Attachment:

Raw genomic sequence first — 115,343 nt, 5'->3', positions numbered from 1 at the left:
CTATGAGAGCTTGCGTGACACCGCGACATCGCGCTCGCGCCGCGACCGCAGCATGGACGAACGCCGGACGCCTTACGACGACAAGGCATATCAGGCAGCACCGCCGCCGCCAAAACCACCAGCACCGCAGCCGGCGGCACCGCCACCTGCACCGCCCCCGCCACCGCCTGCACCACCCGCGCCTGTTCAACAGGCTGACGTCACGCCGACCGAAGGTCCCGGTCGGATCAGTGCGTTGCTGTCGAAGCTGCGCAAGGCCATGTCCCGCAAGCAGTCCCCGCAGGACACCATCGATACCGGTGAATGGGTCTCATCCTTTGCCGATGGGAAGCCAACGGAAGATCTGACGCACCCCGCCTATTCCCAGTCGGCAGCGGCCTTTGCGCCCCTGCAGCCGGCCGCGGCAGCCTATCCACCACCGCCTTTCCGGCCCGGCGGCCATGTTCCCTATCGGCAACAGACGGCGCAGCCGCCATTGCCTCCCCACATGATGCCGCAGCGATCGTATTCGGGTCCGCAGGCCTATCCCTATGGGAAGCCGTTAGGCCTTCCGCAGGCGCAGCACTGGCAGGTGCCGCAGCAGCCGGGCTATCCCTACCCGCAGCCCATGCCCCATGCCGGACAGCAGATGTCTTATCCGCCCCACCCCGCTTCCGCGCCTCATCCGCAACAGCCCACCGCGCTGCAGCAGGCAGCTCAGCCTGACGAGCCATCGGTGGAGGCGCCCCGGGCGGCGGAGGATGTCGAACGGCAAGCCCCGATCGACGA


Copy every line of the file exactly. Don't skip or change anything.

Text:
Raw genomic sequence first — 115,343 nt, 5'->3', positions numbered from 1 at the left:
CTATGAGAGCTTGCGTGACACCGCGACATCGCGCTCGCGCCGCGACCGCAGCATGGACGAACGCCGGACGCCTTACGACGACAAGGCATATCAGGCAGCACCGCCGCCGCCAAAACCACCAGCACCGCAGCCGGCGGCACCGCCACCTGCACCGCCCCCGCCACCGCCTGCACCACCCGCGCCTGTTCAACAGGCTGACGTCACGCCGACCGAAGGTCCCGGTCGGATCAGTGCGTTGCTGTCGAAGCTGCGCAAGGCCATGTCCCGCAAGCAGTCCCCGCAGGACACCATCGATACCGGTGAATGGGTCTCATCCTTTGCCGATGGGAAGCCAACGGAAGATCTGACGCACCCCGCCTATTCCCAGTCGGCAGCGGCCTTTGCGCCCCTGCAGCCGGCCGCGGCAGCCTATCCACCACCGCCTTTCCGGCCCGGCGGCCATGTTCCCTATCGGCAACAGACGGCGCAGCCGCCATTGCCTCCCCACATGATGCCGCAGCGATCGTATTCGGGTCCGCAGGCCTATCCCTATGGGAAGCCGTTAGGCCTTCCGCAGGCGCAGCACTGGCAGGTGCCGCAGCAGCCGGGCTATCCCTACCCGCAGCCCATGCCCCATGCCGGACAGCAGATGTCTTATCCGCCCCACCCCGCTTCCGCGCCTCATCCGCAACAGCCCACCGCGCTGCAGCAGGCAGCTCAGCCTGACGAGCCATCGGTGGAGGCGCCCCGGGCGGCGGAGGATGTCGAACGGCAAGCCCCGATCGACGA